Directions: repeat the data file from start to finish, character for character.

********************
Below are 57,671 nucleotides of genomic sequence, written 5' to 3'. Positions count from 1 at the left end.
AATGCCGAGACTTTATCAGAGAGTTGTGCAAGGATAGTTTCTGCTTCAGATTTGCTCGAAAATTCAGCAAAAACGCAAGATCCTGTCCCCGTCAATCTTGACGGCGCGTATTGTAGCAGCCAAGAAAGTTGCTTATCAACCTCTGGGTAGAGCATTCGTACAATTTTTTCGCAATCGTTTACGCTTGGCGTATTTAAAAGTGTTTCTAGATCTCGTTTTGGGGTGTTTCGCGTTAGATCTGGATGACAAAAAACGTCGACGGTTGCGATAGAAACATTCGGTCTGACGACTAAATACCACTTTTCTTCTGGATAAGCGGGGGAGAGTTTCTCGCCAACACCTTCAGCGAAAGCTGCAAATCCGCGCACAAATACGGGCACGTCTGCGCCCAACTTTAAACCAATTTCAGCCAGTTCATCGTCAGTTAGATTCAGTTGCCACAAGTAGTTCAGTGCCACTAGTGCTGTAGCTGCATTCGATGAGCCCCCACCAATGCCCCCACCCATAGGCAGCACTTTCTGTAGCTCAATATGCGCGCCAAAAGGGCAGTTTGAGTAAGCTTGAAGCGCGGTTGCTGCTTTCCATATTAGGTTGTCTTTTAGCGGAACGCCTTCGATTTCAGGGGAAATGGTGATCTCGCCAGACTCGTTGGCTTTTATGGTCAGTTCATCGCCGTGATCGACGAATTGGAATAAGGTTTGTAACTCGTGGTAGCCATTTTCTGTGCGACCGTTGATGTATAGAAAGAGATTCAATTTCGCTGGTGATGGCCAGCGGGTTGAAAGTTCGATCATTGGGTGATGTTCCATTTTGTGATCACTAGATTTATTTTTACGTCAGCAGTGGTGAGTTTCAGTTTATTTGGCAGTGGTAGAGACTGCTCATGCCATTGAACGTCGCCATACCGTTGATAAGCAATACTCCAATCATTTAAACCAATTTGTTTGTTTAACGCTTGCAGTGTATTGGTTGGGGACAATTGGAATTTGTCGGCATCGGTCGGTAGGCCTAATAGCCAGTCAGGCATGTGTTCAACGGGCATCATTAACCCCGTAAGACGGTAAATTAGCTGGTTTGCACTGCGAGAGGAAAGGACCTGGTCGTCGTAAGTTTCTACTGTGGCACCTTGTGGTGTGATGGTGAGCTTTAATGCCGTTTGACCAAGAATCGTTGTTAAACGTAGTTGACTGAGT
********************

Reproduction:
Below are 57,671 nucleotides of genomic sequence, written 5' to 3'. Positions count from 1 at the left end.
AATGCCGAGACTTTATCAGAGAGTTGTGCAAGGATAGTTTCTGCTTCAGATTTGCTCGAAAATTCAGCAAAAACGCAAGATCCTGTCCCCGTCAATCTTGACGGCGCGTATTGTAGCAGCCAAGAAAGTTGCTTATCAACCTCTGGGTAGAGCATTCGTACAATTTTTTCGCAATCGTTTACGCTTGGCGTATTTAAAAGTGTTTCTAGATCTCGTTTTGGGGTGTTTCGCGTTAGATCTGGATGACAAAAAACGTCGACGGTTGCGATAGAAACATTCGGTCTGACGACTAAATACCACTTTTCTTCTGGATAAGCGGGGGAGAGTTTCTCGCCAACACCTTCAGCGAAAGCTGCAAATCCGCGCACAAATACGGGCACGTCTGCGCCCAACTTTAAACCAATTTCAGCCAGTTCATCGTCAGTTAGATTCAGTTGCCACAAGTAGTTCAGTGCCACTAGTGCTGTAGCTGCATTCGATGAGCCCCCACCAATGCCCCCACCCATAGGCAGCACTTTCTGTAGCTCAATATGCGCGCCAAAAGGGCAGTTTGAGTAAGCTTGAAGCGCGGTTGCTGCTTTCCATATTAGGTTGTCTTTTAGCGGAACGCCTTCGATTTCAGGGGAAATGGTGATCTCGCCAGACTCGTTGGCTTTTATGGTCAGTTCATCGCCGTGATCGACGAATTGGAATAAGGTTTGTAACTCGTGGTAGCCATTTTCTGTGCGACCGTTGATGTATAGAAAGAGATTCAATTTCGCTGGTGATGGCCAGCGGGTTGAAAGTTCGATCATTGGGTGATGTTCCATTTTGTGATCACTAGATTTATTTTTACGTCAGCAGTGGTGAGTTTCAGTTTATTTGGCAGTGGTAGAGACTGCTCATGCCATTGAACGTCGCCATACCGTTGATAAGCAATACTCCAATCATTTAAACCAATTTGTTTGTTTAACGCTTGCAGTGTATTGGTTGGGGACAATTGGAATTTGTCGGCATCGGTCGGTAGGCCTAATAGCCAGTCAGGCATGTGTTCAACGGGCATCATTAACCCCGTAAGACGGTAAATTAGCTGGTTTGCACTGCGAGAGGAAAGGACCTGGTCGTCGTAAGTTTCTACTGTGGCACCTTGTGGTGTGATGGTGAGCTTTAATGCCGTTTGACCAAGAATCGTTGTTAAACGTAGTTGACTGAGT